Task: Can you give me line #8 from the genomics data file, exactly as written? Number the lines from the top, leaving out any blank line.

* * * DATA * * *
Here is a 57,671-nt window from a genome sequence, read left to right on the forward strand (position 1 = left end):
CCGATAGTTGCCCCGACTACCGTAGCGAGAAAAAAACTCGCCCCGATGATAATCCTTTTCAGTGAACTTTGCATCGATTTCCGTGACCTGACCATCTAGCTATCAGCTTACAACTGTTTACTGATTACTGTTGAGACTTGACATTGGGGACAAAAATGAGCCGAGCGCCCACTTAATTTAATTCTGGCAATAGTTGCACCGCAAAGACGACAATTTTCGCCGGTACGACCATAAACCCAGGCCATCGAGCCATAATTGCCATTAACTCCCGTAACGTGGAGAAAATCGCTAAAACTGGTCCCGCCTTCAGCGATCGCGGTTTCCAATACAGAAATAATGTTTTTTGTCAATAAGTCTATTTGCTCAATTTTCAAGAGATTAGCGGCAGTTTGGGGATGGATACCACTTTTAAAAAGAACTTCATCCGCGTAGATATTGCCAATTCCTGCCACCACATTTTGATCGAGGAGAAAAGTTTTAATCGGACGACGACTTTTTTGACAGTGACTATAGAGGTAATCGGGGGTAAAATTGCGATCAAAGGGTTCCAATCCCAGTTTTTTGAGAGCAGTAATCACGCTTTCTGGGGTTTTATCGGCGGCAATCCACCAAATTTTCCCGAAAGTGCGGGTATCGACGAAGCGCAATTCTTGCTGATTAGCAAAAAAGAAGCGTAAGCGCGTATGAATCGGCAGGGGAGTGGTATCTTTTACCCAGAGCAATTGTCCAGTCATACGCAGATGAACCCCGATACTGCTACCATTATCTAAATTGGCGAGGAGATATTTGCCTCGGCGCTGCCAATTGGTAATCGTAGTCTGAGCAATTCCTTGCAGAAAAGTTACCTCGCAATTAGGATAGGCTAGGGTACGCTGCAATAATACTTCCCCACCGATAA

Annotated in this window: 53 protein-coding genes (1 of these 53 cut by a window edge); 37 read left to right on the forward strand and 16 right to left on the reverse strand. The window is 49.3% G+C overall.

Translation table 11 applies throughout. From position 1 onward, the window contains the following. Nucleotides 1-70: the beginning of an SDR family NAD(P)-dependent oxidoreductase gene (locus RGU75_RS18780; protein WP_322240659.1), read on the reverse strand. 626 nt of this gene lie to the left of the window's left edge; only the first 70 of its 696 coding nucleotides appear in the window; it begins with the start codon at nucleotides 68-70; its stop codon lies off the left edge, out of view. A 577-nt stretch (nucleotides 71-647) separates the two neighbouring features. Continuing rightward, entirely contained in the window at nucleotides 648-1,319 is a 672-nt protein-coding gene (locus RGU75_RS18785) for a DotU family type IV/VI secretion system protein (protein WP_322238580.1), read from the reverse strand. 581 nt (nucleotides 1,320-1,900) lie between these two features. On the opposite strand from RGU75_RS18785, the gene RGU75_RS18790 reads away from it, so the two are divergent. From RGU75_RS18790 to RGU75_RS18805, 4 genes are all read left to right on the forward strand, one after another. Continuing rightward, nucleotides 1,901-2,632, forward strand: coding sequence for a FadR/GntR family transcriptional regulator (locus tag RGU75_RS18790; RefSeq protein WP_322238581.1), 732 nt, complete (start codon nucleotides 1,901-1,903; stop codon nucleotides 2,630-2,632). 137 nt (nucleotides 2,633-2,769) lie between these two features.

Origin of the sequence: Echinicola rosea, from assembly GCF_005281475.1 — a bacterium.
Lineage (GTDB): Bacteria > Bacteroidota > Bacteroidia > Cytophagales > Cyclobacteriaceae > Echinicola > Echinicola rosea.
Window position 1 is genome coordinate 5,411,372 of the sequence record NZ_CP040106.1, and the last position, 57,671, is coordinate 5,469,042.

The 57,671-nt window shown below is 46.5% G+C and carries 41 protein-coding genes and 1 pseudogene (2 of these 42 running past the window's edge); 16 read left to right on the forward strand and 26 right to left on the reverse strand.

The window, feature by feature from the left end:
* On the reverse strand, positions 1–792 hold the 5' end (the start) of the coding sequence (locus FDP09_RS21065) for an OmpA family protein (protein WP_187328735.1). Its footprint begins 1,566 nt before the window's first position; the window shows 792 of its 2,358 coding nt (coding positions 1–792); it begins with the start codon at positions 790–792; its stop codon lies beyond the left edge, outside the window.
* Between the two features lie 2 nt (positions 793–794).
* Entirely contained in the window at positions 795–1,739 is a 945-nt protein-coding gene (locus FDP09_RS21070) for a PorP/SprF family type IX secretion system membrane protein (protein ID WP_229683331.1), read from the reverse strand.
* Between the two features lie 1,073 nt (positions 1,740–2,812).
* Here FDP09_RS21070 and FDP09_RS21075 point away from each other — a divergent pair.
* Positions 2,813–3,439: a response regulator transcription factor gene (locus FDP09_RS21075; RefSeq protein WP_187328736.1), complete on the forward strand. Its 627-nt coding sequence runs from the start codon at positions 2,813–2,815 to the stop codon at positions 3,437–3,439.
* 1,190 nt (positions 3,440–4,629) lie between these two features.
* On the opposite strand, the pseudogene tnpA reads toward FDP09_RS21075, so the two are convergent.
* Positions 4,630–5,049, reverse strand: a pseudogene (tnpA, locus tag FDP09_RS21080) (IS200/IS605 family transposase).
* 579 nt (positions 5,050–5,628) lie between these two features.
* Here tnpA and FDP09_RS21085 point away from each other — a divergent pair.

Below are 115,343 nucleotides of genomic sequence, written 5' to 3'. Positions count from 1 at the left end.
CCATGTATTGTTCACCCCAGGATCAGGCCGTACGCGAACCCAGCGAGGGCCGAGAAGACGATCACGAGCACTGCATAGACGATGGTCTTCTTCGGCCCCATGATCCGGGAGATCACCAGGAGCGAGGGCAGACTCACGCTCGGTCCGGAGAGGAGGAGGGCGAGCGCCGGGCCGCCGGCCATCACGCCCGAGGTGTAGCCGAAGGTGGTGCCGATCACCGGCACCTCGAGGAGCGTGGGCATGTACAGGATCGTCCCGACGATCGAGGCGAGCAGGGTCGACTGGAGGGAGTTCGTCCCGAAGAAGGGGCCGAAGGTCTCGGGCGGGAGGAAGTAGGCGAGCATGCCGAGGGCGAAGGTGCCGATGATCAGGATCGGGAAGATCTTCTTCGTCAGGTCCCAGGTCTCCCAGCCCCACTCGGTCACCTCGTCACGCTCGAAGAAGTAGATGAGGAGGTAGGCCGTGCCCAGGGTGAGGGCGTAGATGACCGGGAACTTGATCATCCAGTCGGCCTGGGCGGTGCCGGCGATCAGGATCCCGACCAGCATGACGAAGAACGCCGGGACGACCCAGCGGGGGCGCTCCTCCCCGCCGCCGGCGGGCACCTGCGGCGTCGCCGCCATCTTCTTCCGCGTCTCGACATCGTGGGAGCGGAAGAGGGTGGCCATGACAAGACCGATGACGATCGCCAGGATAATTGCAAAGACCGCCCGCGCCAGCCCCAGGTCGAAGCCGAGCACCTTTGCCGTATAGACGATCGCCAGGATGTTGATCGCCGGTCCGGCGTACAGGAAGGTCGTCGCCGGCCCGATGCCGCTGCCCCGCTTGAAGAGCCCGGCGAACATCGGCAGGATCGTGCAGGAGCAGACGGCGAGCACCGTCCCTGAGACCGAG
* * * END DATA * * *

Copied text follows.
The 57,671-nt window shown below is 46.5% G+C and carries 41 protein-coding genes and 1 pseudogene (2 of these 42 running past the window's edge); 16 read left to right on the forward strand and 26 right to left on the reverse strand.